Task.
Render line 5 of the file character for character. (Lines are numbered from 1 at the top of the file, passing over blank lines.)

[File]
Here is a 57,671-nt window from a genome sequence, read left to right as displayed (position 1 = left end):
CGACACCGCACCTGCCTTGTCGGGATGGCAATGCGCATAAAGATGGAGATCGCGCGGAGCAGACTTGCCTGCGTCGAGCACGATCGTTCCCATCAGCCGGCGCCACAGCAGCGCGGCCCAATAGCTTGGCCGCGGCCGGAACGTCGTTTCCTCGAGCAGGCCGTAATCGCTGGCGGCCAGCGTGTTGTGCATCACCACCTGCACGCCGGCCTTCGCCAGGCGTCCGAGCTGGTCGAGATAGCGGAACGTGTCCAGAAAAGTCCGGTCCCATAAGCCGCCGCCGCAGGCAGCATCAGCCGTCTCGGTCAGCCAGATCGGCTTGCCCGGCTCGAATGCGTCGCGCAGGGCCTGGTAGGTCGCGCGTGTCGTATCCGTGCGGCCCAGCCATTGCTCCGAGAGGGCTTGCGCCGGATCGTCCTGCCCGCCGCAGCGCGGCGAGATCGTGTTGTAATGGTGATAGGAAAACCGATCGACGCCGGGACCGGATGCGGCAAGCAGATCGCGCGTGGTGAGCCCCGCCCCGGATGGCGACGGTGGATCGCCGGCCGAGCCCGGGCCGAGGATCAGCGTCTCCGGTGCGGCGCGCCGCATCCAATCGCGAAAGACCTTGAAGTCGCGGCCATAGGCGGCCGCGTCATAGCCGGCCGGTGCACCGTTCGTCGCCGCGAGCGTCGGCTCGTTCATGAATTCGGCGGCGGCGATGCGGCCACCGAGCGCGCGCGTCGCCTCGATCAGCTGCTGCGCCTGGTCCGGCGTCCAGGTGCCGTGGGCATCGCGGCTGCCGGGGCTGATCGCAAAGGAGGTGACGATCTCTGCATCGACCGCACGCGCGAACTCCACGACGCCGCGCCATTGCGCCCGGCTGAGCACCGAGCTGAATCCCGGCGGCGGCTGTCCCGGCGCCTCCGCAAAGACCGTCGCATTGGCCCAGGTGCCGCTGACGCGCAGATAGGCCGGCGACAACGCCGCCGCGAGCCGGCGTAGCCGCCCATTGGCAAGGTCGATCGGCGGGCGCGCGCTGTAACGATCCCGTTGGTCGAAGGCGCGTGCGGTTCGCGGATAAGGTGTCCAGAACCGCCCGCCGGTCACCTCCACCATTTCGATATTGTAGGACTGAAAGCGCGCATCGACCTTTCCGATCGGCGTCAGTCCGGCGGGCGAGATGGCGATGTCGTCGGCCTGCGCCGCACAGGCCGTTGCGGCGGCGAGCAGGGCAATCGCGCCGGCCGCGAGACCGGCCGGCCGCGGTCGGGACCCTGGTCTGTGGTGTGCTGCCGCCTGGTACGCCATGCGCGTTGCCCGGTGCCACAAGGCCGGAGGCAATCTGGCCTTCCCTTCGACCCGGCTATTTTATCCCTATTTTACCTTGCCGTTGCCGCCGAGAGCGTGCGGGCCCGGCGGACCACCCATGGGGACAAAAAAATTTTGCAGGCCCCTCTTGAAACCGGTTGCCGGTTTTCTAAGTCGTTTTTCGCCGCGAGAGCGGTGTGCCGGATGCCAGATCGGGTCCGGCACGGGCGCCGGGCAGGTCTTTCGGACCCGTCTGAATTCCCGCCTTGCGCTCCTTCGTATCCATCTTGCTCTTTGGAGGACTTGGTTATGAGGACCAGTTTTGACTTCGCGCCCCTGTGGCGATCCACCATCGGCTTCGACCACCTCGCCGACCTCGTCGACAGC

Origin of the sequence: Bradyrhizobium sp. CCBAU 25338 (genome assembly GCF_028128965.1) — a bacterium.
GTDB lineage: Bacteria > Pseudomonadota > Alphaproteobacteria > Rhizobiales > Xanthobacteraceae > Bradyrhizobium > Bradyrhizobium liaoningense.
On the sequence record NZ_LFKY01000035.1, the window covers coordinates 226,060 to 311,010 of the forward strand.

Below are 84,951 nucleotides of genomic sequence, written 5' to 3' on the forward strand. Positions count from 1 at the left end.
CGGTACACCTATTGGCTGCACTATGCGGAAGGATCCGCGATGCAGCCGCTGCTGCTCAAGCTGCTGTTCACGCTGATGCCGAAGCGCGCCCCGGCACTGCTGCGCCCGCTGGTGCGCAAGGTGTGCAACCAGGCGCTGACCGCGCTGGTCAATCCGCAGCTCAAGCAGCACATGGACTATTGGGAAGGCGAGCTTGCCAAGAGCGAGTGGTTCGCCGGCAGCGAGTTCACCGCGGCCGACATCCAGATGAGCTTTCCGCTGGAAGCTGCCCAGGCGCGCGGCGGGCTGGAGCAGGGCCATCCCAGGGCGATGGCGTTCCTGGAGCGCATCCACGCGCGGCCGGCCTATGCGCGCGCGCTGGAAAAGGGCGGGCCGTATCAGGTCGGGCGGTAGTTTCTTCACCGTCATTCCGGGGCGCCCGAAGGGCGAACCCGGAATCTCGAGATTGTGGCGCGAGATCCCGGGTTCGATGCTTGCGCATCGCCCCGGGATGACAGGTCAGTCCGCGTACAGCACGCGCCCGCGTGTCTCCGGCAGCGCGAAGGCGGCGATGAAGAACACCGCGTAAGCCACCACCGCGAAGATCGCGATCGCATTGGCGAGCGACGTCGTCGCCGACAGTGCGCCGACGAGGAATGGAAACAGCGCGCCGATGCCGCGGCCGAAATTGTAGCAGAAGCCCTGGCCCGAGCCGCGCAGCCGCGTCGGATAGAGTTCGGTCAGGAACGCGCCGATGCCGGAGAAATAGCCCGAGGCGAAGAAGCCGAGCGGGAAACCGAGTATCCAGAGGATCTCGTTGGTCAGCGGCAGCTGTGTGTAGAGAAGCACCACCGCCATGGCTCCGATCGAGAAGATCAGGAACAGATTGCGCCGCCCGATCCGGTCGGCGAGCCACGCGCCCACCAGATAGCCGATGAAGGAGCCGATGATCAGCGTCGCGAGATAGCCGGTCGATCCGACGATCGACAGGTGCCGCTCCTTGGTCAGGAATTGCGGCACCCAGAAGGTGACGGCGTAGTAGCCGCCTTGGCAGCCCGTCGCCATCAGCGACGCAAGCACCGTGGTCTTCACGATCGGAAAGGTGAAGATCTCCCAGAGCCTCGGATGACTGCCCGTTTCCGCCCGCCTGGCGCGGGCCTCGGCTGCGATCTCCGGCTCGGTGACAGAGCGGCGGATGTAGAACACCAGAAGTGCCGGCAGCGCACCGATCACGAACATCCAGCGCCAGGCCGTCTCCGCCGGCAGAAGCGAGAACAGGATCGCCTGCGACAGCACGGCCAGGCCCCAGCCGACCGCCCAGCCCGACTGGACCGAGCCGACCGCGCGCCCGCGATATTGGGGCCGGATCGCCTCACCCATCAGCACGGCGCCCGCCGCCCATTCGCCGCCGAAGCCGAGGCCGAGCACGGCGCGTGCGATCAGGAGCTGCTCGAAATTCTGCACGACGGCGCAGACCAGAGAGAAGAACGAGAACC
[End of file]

On the sequence record NZ_LFKY01000035.1, the window covers coordinates 226,060 to 311,010 of the forward strand.